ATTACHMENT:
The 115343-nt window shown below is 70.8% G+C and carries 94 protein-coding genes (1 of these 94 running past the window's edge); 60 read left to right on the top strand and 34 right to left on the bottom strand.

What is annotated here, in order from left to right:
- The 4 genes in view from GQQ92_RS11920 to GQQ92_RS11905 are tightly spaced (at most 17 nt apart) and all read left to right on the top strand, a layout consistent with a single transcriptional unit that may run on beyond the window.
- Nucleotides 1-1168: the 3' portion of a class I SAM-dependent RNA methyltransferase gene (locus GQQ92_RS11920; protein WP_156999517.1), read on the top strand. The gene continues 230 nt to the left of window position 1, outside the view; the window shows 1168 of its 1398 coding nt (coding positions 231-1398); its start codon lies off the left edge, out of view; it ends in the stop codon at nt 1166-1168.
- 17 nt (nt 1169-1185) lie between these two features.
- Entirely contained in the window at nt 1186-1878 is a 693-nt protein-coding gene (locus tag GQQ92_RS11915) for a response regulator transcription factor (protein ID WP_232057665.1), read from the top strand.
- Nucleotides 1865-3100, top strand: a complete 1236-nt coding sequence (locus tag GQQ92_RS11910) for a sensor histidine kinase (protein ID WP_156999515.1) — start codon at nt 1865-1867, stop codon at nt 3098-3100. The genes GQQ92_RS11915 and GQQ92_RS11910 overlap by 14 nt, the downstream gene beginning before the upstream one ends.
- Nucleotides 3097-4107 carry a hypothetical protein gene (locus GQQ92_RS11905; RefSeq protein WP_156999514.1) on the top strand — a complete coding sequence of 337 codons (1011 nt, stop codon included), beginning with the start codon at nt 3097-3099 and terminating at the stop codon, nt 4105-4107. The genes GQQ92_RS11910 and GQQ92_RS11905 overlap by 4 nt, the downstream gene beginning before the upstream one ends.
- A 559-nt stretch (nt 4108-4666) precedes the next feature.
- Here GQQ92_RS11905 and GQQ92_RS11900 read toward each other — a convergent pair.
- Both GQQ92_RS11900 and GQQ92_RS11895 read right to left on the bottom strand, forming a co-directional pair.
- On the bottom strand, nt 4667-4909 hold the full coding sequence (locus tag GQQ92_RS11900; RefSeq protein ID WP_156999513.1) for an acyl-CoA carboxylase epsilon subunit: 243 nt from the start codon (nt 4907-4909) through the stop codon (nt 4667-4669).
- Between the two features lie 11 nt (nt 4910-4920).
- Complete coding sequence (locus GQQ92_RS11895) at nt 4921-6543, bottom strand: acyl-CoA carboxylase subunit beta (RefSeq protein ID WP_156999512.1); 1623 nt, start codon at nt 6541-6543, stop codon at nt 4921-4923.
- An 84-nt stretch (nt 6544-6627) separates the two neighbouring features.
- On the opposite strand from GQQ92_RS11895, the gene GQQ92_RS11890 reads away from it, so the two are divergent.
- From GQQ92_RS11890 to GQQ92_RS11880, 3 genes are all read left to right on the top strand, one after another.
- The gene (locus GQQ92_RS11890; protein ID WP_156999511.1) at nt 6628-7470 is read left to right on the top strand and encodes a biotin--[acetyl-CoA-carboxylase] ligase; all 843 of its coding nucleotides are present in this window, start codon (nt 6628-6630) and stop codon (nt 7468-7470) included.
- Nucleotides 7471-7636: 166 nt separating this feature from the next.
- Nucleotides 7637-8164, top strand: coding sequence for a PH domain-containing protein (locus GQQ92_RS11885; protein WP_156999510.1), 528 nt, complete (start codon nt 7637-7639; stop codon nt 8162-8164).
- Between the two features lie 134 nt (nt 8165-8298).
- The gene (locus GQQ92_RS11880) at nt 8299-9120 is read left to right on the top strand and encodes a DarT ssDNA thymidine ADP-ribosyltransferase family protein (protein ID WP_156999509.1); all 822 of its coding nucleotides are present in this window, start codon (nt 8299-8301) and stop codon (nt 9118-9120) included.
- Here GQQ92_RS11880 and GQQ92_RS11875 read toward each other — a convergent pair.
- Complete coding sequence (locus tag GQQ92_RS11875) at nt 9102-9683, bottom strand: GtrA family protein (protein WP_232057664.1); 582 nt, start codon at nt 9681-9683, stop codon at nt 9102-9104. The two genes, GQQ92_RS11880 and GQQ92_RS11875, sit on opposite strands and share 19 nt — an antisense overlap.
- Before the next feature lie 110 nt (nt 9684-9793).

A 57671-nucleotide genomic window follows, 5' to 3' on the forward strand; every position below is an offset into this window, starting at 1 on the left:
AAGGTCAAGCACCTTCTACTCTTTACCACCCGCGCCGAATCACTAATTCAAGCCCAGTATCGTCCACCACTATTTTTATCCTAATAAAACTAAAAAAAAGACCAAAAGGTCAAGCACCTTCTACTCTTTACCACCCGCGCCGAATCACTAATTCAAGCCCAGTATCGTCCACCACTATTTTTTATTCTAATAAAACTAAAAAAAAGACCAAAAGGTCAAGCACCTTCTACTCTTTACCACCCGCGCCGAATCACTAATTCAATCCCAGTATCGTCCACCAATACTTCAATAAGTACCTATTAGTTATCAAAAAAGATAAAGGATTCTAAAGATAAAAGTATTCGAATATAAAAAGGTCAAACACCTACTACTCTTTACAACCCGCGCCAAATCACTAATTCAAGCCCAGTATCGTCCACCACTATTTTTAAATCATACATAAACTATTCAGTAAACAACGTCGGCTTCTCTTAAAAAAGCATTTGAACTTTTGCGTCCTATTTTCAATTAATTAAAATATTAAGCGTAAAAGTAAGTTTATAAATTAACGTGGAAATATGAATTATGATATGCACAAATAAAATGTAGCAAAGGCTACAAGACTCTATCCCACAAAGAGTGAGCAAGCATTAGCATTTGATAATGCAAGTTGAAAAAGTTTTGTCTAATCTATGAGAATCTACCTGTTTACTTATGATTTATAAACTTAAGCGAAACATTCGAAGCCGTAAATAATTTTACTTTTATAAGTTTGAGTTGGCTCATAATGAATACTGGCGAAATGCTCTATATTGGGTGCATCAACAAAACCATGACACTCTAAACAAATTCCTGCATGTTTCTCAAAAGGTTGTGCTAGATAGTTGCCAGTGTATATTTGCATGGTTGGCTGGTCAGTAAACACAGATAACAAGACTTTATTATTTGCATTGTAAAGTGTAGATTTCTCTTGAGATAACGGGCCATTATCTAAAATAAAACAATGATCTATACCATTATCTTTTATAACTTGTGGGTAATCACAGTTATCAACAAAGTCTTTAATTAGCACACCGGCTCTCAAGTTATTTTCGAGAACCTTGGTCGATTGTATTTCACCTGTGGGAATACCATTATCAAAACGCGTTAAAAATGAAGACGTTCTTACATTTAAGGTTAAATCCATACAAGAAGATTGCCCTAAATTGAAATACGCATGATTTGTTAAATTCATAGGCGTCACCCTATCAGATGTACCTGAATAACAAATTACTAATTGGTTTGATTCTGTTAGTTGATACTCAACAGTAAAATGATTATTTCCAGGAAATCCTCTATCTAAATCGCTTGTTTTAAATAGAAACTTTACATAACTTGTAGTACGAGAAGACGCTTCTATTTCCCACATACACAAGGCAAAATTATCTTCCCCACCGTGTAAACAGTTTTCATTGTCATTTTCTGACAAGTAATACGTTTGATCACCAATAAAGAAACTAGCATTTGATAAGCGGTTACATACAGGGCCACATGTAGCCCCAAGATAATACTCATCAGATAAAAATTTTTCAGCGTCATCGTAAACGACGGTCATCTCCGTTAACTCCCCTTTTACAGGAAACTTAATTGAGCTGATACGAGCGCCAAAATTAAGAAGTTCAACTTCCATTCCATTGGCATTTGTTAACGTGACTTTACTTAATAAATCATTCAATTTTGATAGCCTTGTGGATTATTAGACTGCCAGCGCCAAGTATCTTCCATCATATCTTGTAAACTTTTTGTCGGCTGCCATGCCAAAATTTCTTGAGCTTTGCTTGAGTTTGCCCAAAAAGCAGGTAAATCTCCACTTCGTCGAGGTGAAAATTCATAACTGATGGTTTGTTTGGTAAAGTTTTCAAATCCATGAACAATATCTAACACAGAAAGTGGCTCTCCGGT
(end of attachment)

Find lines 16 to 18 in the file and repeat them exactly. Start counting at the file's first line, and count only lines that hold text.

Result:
- On the opposite strand from GQQ92_RS11895, the gene GQQ92_RS11890 reads away from it, so the two are divergent.
- From GQQ92_RS11890 to GQQ92_RS11880, 3 genes are all read left to right on the top strand, one after another.
- The gene (locus GQQ92_RS11890; protein ID WP_156999511.1) at nt 6628-7470 is read left to right on the top strand and encodes a biotin--[acetyl-CoA-carboxylase] ligase; all 843 of its coding nucleotides are present in this window, start codon (nt 6628-6630) and stop codon (nt 7468-7470) included.